Hungry strangers bring a small village a big surprise.
This charming read-aloud adaptation of a well-known folktale will help students identify the play’s theme, or big idea.
The Big Idea
Theme, vocabulary, fluency, close reading, character, plot, inference, character’s motivation, figurative language, explanatory writing
This article and lesson support the following standards:
Common Core anchor standards: R.1, R.2, R.3, R.4, W.2, SL.1, SL.2, L.4, L.5, L.6
TEKS: 3.2, 3.3, 3.4, 3.5a, 3.7, 3.20c, 3.29, 3.30
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Lesson planPrint All
Set a Purpose for Reading (5 minutes)
• As students look at the play’s opening, point out the labels in the top left corner of page 20 (“Play” and “Read-aloud folktale”). Ask: What is a folktale? (a story that’s been told over many years and is usually spoken vs. written) Invite students to name any folktales they may be familiar with.
Introduce Vocabulary (10 minutes, activity sheet online)
• While the story does not include vocabulary words in the text itself, there is a vocabulary activity online that previews challenging words and allows students to list the words that are unfamiliar to them. Project or distribute the activity to go over words.
• Challenging words: curiosity, gossip, banquet
Set a Purpose for Reading
• Every major story has a Think and Read box at the beginning. It give students a question or an idea to focus on as they read. Call on a volunteer to read the Think and Read box on page 20 for the class.
Bridging Decoding and Comprehension
• Storyworks Jr. plays provide a perfect opportunity for students to build fluency.
• Model reading with expression by reading aloud Scene 1 for the class.
• Assign parts and read the play aloud as a class. Prompt students to make their voices match the words they’re saying. For example, use an excited voice for an excited line. Likewise, they should pay attention to the punctuation throughout.
Reading and Unpacking the Text
• First read: Read the play as a class.
• Second read: Project or distribute the close-reading questions. Discuss them as a class, rereading lines or scenes as necessary.
• Break students up into groups to discuss the critical-thinking question. Then have groups share their answers with the class.
Close-Reading Questions (20 minutes, activity sheet online)
• In Scene 1, why are the soldiers so hungry? Why don’t people in the village want to share with them? (cause and effect) No one in the other towns the soldiers have traveled through have shared their food. The townspeople don’t want to share with them because they’re afraid of strangers, and they don’t have much food themselves.
• In Scene 2, what does it mean when Mary’s mother tells Mary, “I’m sorry, Mary. Hard times make hard hearts”? (figurative language) It means that when life is difficult, you’re not always as caring and generous as you would be if things were easier.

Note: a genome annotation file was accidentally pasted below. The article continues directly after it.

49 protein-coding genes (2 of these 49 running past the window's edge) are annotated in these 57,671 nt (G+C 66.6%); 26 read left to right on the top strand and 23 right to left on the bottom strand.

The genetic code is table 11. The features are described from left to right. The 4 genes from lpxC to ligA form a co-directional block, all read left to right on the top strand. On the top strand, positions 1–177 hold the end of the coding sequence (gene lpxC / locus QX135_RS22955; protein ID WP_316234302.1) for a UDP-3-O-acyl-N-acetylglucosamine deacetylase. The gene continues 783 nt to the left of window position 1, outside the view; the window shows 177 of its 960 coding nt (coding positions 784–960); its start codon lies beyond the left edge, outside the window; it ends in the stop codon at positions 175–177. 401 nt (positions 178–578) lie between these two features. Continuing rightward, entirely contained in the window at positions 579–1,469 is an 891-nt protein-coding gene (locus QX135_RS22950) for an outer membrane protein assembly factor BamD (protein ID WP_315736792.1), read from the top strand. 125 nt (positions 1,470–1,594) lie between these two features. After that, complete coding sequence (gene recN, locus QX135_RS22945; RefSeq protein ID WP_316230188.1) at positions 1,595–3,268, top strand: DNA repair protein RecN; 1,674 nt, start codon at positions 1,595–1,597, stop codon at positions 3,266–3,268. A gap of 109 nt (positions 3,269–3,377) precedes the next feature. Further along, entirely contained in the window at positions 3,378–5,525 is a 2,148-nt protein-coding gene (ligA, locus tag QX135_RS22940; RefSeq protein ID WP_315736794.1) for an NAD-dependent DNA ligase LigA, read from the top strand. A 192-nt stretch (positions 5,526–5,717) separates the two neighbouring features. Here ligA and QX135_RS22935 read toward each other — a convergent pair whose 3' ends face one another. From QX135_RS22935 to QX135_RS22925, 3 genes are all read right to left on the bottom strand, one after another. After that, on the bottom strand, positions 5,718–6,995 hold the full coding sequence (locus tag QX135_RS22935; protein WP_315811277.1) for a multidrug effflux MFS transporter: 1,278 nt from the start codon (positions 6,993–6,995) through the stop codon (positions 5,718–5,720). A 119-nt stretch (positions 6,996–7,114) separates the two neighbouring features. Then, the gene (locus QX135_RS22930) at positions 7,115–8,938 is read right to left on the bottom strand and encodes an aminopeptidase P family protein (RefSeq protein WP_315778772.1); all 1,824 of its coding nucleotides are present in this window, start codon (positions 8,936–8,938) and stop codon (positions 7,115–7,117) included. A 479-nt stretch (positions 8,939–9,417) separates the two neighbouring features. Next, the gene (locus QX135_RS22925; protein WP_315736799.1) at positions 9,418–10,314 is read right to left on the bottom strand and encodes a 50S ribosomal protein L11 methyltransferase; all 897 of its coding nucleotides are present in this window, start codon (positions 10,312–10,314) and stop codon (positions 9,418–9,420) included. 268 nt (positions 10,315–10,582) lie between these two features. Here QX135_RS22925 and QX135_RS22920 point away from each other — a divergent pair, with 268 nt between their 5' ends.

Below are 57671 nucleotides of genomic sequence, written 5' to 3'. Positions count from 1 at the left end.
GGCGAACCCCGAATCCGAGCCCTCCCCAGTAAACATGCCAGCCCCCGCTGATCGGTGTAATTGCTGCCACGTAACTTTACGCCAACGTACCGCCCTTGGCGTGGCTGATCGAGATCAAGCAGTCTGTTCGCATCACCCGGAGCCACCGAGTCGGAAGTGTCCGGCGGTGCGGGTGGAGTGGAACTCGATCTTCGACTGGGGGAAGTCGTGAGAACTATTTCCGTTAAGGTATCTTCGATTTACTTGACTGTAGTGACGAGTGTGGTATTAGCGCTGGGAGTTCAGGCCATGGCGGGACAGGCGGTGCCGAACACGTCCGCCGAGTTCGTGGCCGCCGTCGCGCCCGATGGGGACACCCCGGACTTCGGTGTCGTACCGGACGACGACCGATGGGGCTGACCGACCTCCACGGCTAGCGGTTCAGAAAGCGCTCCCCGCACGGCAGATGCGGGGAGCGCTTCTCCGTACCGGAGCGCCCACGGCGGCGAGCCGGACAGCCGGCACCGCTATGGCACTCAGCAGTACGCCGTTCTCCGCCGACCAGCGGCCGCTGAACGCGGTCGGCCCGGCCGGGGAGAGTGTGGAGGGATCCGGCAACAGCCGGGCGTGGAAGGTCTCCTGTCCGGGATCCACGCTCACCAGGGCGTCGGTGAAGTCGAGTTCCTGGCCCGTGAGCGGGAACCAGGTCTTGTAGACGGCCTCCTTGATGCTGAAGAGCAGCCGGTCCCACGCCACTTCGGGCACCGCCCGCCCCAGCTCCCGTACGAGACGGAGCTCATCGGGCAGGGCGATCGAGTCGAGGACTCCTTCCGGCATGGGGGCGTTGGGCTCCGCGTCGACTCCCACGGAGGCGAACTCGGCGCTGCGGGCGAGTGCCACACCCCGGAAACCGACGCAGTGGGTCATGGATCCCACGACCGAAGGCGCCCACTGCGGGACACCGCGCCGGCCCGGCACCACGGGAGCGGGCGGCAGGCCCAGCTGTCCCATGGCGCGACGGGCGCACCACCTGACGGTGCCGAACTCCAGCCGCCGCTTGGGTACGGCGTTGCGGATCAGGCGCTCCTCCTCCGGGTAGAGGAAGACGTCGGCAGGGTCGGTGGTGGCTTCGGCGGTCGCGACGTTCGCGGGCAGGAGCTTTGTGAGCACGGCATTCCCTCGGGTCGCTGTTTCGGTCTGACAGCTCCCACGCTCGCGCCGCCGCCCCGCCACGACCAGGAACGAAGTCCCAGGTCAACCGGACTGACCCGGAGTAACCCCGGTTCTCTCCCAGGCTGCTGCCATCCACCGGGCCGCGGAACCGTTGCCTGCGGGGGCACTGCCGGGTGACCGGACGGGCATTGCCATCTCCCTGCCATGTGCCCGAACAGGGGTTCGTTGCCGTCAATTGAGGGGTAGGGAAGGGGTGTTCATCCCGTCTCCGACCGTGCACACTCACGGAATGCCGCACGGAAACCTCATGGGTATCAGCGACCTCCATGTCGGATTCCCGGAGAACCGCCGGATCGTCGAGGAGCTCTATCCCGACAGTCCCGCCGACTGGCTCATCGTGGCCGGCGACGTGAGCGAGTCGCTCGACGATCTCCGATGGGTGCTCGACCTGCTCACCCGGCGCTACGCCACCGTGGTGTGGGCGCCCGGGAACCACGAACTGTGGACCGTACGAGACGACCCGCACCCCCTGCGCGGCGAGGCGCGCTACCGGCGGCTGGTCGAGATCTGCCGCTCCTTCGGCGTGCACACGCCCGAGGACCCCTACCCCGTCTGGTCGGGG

• In Scene 3, the captain winks and tells his soldiers about his “delicious secret recipe” for stone soup. What is he really trying to tell them about the soup? (inference) The captain winks because there is no recipe, and he wants his soldiers to know he’s got a plan to trick the townspeople into helping make soup.
• In Scenes 4 and 5, how do the villagers change and become so willing to share? (theme) The villagers are starting to understand that in order to enjoy the soup, they’ll all need to contribute.
• In Scene 6, the soldiers share the recipe for stone soup. What does it take to make the soup? (theme) The soldiers say you need only three small stones and the help of the entire village.
Critical-Thinking Question (7 minutes, activity sheet online)
• In Scene 6, what does it mean when the captain says that in order to make stone soup, you need the help of the entire village? (theme) The stone soup was made because everyone worked together. They shared their food and supplies. And they had a fun night as a community because everyone wanted to participate. The lesson of the play is that good things can happen when you share and work together.
Exploring the Big Idea (15 minutes, activity sheet online)
Have students complete the big idea activity. They should also write a response to the Think and Write question on p. 25.
A classic version
For a classic version of the “Stone Soup” folktale, check out Marcia Brown’s 1947 book.
Make your own!
Make your own stone soup! Have each student bring an ingredient from home and make the soup for lunch. You can even use real stones, provided they’re very clean!
Make it a performance
Many teachers have told us that they put on our plays in their classroom, often for students in other classes, and sometimes complete with costumes, props, and a set. Maybe you’ll be similarly moved!
A resource for military families
If any of your students have a parent currently serving in the military, you might read (or suggest a family member reads) a book for children of deployed parents, such as The Wishing Tree by Mary Redman.
Another lesson plan
A Scholastic Top Teacher Blogger has a whole lesson plan on Stone Soup here. It’s for younger children, but we bet you’ll find inspiration for your classroom!